Thursday, December 15, 2005

Wuthering Heights

There is a large list of books that every reader has, it's the "List of Books I Must Get Around to Reading" and every list is different. Most have the 'should reads' and the 'want to reads but it's soooo long' and the 'heard it was good don't have time' and of course, the 'classics.' I have a bunch of classics that I must read, and Wuthering Heights is one of them. The idea of the story appeals to me, dark brooding Heathcliff, true, desperate moody love on the moors, very emotional and passionate in a dark, honest, human way. She even talks about how Heathcliff is darkness, and not joy. Anyhow, the book was published in 1847, a time when television and instant communication hadn't shortened our attention span for information and conversation, and the style of writing tended toward lengthy. The characters tend to have conversations that go on for days, and the meaning, while probably clear in 1847, is hard to come by reading it in 2006. I've read a few paragraphs a few times just to clarify the meaning, and the language is fairly difficult not because the words are hard, but because they don't mean the same thing anymore. Oh, Heathcliff and Catherine are both passionate and wild and full of broody, moorish sulking, but to get to the core of the book, you have to navigate the English language of 1847. My favorite passage, the one that exemplifies how you can get a 'feel' for what is being said but not quite understand its literal translation is the following:

I perceive that people in these regions acquire over people in towns the value that a spider in a dungeon does over a spider in a cottage, to their various occupants; and yet the deepened attraction is not entirely owing to the situation of the looker-on. They do live more in earnest, more in themselves, and less in surface change, and frivolous external things.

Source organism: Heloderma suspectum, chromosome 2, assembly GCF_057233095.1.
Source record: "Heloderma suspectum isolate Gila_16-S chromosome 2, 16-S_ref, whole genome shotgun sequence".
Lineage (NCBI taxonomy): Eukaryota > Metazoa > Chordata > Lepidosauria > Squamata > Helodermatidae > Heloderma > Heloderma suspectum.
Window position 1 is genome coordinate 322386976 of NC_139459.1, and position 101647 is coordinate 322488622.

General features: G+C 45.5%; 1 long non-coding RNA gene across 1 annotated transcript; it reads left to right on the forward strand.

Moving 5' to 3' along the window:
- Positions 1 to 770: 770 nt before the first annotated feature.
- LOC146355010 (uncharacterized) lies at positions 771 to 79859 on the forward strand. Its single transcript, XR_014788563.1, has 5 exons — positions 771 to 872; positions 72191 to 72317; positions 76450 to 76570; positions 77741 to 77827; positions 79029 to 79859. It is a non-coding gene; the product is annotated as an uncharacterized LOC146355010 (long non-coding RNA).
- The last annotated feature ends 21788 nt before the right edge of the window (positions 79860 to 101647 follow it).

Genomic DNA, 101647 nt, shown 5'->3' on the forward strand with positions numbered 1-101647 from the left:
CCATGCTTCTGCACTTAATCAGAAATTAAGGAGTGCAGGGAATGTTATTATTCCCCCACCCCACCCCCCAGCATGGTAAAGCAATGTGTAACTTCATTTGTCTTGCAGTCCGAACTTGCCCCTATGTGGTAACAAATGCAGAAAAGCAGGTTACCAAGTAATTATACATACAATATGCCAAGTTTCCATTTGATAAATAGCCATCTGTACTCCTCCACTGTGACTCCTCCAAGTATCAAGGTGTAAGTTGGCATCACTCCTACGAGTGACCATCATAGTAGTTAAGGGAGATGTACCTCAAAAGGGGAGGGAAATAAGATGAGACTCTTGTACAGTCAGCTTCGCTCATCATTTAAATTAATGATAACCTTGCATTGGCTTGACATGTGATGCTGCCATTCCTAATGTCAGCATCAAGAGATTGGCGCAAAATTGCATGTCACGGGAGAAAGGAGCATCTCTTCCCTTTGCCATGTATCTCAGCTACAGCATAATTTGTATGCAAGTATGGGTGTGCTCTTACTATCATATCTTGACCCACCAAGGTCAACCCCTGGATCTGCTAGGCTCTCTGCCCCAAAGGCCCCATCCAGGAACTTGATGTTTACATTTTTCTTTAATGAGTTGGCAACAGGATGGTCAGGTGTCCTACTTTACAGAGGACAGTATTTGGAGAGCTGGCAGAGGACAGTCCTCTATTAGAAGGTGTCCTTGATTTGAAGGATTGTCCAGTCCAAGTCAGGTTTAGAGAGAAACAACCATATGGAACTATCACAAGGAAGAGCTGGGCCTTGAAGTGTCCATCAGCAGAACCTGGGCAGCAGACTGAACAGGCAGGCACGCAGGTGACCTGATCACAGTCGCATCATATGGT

Now, my take on this, is something like the following: People in the harsher regions of Wuthering Heights and Thrushcross Grange live a harder life and due to the harshness and isolation of the regions, don't bother putting on airs, masks, or do the silly little things people in town do, like wear powdered wigs and learn the proper way to wave a fan and worry about proper stations and such. They are what they appear to be, and that's that. They value life more and live life harder, and any outsider looking in can see that, and views it that way.

My problem is the spider. Does the spider in the dungeon live more in earnest than the spider in a cottage? Wouldn't it be easier for a spider in a dungeon vs. a cottage? Especially a clean one. Why would a spider in a dungeon share the same values as people in the harsher regions? Why would an onlooker think that a spider in a dungeon lived more earnestly? As an onlooker, I would think a spider in a dungeon with all sorts of creepy crawlies to munch on would be as happy if not happier than a spider in a cottage. Especially, again, a clean, well-swept one. But, really, as long, I suppose, as I get the 'understanding' and 'feel' I shouldn't spend so much time dwelling on the bizarre analogy. I just wish I knew why she felt spiders in dungeons had something over spiders in cottages.


Wcy said...

OMG, I hated that book. I had to do a book report on it in 10th grade english class, and I literally spent 15 minutes at the chalkboard diagramming young Heathcliff, old Heathcliff, young Katherine, old Katherine, etc. etc. My summary point after 15 minutes of discussion was "Ok, so, now that you guys are up to speed on *what* happened, the book starts here (points) and is told to you entirely in flashbacks and dream sequences."

I, personally, have the top 50 SciFi books printed out and I am slowly working my way down them (buying them on Amazon and reading them) -


Sanya said...

A spider in a cottage is a functional thing, like a broom. It catches bugs. But it's just one of a dozen things going on. The spider in a cottage could be overlooked in all the activity of life.

A spider in a dungeon is a performer for a rapt audience. The prisoner's got nothing to do but watch the spider weave and kill. The spider takes on importance by virtue of filling empty hours.

I totally pulled that out of my ass, BTW, I didn't have to read WH in school. I've got no idea what the Official, Approved Interpretation is.